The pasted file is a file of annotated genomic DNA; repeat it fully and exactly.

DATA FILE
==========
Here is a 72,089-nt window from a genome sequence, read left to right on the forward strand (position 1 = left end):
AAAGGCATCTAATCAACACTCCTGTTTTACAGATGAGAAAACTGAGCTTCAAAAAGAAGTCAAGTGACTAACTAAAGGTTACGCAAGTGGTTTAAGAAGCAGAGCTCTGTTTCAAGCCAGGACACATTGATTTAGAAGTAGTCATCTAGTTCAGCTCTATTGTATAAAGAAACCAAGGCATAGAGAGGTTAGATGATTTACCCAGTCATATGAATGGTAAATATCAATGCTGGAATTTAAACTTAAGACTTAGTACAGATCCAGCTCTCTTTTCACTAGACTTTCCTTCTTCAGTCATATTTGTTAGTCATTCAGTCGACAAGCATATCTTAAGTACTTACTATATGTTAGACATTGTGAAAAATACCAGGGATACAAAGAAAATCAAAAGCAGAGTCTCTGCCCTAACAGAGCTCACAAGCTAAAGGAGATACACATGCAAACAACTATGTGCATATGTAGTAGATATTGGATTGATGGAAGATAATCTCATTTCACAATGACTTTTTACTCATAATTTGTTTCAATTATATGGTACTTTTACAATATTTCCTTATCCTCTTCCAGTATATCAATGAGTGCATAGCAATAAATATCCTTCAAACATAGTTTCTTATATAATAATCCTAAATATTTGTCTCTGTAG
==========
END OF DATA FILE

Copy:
Here is a 72,089-nt window from a genome sequence, read left to right on the forward strand (position 1 = left end):
AAAGGCATCTAATCAACACTCCTGTTTTACAGATGAGAAAACTGAGCTTCAAAAAGAAGTCAAGTGACTAACTAAAGGTTACGCAAGTGGTTTAAGAAGCAGAGCTCTGTTTCAAGCCAGGACACATTGATTTAGAAGTAGTCATCTAGTTCAGCTCTATTGTATAAAGAAACCAAGGCATAGAGAGGTTAGATGATTTACCCAGTCATATGAATGGTAAATATCAATGCTGGAATTTAAACTTAAGACTTAGTACAGATCCAGCTCTCTTTTCACTAGACTTTCCTTCTTCAGTCATATTTGTTAGTCATTCAGTCGACAAGCATATCTTAAGTACTTACTATATGTTAGACATTGTGAAAAATACCAGGGATACAAAGAAAATCAAAAGCAGAGTCTCTGCCCTAACAGAGCTCACAAGCTAAAGGAGATACACATGCAAACAACTATGTGCATATGTAGTAGATATTGGATTGATGGAAGATAATCTCATTTCACAATGACTTTTTACTCATAATTTGTTTCAATTATATGGTACTTTTACAATATTTCCTTATCCTCTTCCAGTATATCAATGAGTGCATAGCAATAAATATCCTTCAAACATAGTTTCTTATATAATAATCCTAAATATTTGTCTCTGTAG